Monday, November 13, 2006

Counter-Preferential Choice, Shirking, and Moneylaw: Part 2: Us

The theory that many law schools will have a hard time adopting MoneyLaw strategies is based on the idea that some law professors shirk from their duties to law school stakeholders. When the shirkers reach a critical mass, MoneyLaw is sunk. It's not that the professors start out looking for ways to shirk, but a variety of factors come into pay to make it hard to resist. For example:
1. Many law professors try not to lead an "academic lifestyle." They do not fit the book- wormy, egghead, Napolean Dynamite profile. No way they would support Jose for President. Instead, they have material aspirations that exceed most others on campus. Instead of thinking how lucky they are to be earning tens of thousands of dollars more than the average history professor, they think in terms of how much people in practice (or at the Med School) earn. They feel relatively deprived compared to these reference groups. A sense of duty to others is the first thing to go when personal "needs" become pressing. Big houses, expensive travels, tasteful but expensive cars, fine fabrics, the latest computer, and lots of leisure time do not leave much time to fret about the little people.

2. In a fascinating study, Tracey George found that full-time law professors who were appointed to the bench were, in fact, more ideological than non-law professor appointees. You should read the article to understand what she means, but a short and simple version is that they were more likely to decide cases in a way that was inconsistent with precedent but consistent with the ideology of the President appointing them. This could actually be good if it means improving things. Law professors may actually "know best" in the sense that they may have a broader vision of and a greater appreciation for the subtle theoretical underpinnings of the law. The problem is that the propensity to vote more ideologically than non-academic judges was not found just among liberal or just among conservative appointees. Both did it. Thus, the “knows best” explanation for their decisions only works if law professor/judges know best about everything including things on which they disagree. Unless there are two "bests" this does not work. This suggests, to me at least, that some law professors are not only not inclined to begin the analysis of an issue from an unbiased perspective, they are also too arrogant to care. I can think of no reason why this would not play out in hiring and faculty governance matters.

3. As a result of their education and practice, law professors understand better than most people the substantive implications of process and are skillful at manipulating process to achieve specific outcomes. I have very rarely, if ever, witnessed a discussion among law professors about what would be a “fair process” without a significant number there calculating “what does this mean for me and my institiute or center or career?” Just a touch of this in a faculty can mean that everyone follows suit and factions are formed.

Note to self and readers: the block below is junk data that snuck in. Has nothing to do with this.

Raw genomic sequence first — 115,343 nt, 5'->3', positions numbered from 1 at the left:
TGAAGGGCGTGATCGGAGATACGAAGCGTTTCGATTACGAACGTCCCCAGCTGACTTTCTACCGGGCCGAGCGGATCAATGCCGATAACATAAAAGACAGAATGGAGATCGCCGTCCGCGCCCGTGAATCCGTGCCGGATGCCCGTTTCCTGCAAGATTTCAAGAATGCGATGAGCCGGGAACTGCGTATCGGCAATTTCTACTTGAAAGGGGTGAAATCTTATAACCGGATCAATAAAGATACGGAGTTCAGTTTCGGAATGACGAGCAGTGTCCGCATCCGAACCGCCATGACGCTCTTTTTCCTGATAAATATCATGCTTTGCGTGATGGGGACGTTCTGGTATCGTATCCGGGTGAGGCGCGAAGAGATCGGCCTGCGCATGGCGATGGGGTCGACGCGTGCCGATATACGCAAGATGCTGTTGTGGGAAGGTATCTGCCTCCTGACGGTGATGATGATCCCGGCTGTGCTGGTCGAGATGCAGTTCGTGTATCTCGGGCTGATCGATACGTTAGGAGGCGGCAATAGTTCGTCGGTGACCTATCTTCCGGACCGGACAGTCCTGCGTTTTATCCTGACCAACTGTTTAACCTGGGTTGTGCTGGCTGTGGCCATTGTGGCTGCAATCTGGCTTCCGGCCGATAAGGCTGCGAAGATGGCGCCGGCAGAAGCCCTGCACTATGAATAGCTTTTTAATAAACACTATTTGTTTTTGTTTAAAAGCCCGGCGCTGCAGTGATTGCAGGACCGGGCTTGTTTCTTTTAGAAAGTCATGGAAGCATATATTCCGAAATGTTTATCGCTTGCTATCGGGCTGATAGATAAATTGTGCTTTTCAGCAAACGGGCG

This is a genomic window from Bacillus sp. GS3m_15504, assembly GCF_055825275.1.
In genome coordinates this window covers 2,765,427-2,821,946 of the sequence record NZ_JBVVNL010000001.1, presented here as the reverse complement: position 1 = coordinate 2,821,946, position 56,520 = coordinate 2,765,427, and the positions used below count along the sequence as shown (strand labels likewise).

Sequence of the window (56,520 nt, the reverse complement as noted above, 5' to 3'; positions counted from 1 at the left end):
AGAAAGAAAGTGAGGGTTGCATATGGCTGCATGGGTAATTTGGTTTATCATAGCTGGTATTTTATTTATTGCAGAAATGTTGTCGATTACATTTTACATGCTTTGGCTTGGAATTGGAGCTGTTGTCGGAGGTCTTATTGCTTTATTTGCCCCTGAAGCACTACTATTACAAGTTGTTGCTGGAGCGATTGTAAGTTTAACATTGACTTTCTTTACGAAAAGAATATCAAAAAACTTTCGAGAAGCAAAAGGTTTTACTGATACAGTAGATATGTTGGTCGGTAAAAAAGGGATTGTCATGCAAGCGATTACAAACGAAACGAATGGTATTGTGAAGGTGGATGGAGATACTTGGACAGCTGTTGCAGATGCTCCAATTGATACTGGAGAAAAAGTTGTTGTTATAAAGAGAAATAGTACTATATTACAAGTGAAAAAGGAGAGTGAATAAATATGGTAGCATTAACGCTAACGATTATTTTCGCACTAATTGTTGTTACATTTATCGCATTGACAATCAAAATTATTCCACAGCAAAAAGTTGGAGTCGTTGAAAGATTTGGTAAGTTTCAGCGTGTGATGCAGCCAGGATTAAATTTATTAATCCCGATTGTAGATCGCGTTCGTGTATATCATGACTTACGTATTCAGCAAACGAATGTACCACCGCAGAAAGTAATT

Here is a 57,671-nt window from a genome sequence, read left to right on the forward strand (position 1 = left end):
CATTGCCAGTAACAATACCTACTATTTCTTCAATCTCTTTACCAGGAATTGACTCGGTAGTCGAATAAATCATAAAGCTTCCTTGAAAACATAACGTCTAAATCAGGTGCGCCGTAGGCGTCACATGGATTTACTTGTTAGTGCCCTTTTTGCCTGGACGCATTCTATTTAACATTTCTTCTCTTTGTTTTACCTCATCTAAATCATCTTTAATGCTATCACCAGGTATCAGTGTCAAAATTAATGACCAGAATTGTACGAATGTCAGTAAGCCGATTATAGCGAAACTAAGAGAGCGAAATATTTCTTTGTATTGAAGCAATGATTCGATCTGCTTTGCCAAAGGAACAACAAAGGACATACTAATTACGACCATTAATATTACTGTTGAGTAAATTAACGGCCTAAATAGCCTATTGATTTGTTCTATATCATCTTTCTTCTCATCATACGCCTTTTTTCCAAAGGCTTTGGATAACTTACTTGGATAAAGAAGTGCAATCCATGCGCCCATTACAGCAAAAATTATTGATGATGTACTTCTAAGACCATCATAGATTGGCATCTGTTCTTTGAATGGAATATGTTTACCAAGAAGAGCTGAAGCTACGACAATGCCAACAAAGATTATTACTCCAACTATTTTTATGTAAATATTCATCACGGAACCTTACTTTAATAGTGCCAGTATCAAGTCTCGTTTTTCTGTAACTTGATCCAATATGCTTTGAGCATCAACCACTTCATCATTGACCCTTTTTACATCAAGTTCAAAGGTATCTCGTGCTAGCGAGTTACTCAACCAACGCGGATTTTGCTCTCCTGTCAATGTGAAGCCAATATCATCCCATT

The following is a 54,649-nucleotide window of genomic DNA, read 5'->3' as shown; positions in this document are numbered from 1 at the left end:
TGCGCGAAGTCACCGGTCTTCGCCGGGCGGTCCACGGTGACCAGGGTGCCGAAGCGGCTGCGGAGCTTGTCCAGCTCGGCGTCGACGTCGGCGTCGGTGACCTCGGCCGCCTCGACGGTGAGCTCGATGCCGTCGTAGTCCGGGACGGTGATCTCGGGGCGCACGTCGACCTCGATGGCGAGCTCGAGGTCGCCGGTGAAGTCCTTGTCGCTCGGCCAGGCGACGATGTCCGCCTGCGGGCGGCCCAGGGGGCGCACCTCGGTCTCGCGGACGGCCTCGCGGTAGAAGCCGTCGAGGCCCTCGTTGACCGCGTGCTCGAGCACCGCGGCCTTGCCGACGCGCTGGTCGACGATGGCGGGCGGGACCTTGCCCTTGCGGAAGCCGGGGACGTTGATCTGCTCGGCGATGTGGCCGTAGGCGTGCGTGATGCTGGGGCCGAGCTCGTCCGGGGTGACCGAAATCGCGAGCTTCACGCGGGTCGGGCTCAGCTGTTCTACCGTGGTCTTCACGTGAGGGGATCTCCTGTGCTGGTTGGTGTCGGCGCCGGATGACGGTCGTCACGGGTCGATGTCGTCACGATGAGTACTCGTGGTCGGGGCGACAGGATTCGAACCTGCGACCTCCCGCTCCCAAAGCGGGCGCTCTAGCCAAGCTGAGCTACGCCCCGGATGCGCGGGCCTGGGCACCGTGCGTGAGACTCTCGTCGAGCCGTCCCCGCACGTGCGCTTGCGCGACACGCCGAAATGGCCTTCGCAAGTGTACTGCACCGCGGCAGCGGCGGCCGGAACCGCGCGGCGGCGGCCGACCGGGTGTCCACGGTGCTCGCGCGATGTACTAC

4. Having been trained in the arts of advocacy law professors internalize the ethic of advocacy so thoroughly that it affects them even subconsciously. This means a virtually infinite capacity to rationalize why things that are favorable to them are also “right.” I have one quick and harmless example of this that amazed me as a young professor. I was on the appointments committee. Early in the year the Dean met with the committee and stressed the need to hire someone to teach trusts and estates. A colleague and I were assigned to a subcommittee to find qualified candidates. We blew it off. Several months later the Dean expressed disappointment to the committee about not finding someone to cover the course. I felt sheepish and was stunned when my colleague started speaking. He was red-faced and trembling with anger. "I'll have you know," he informed the Dean, "we have conducted a nation-wide search. Based on that search there were simply no qualified candidates in this field that we had a chance of attracting." After the meeting, I quickly asked him what we had done. He reminded me that when we received resumes that were mailed in by candidates, we had looked to see if any of them taught trusts and estates. He meant it! He could have passed a polygraph test administered by God. No problem. “National search” or rationalization? Or just scary?

Is there a critical mass of people on your faculty that fit any of these descriptions? If so, you are not off to a promising MoneyLaw start.


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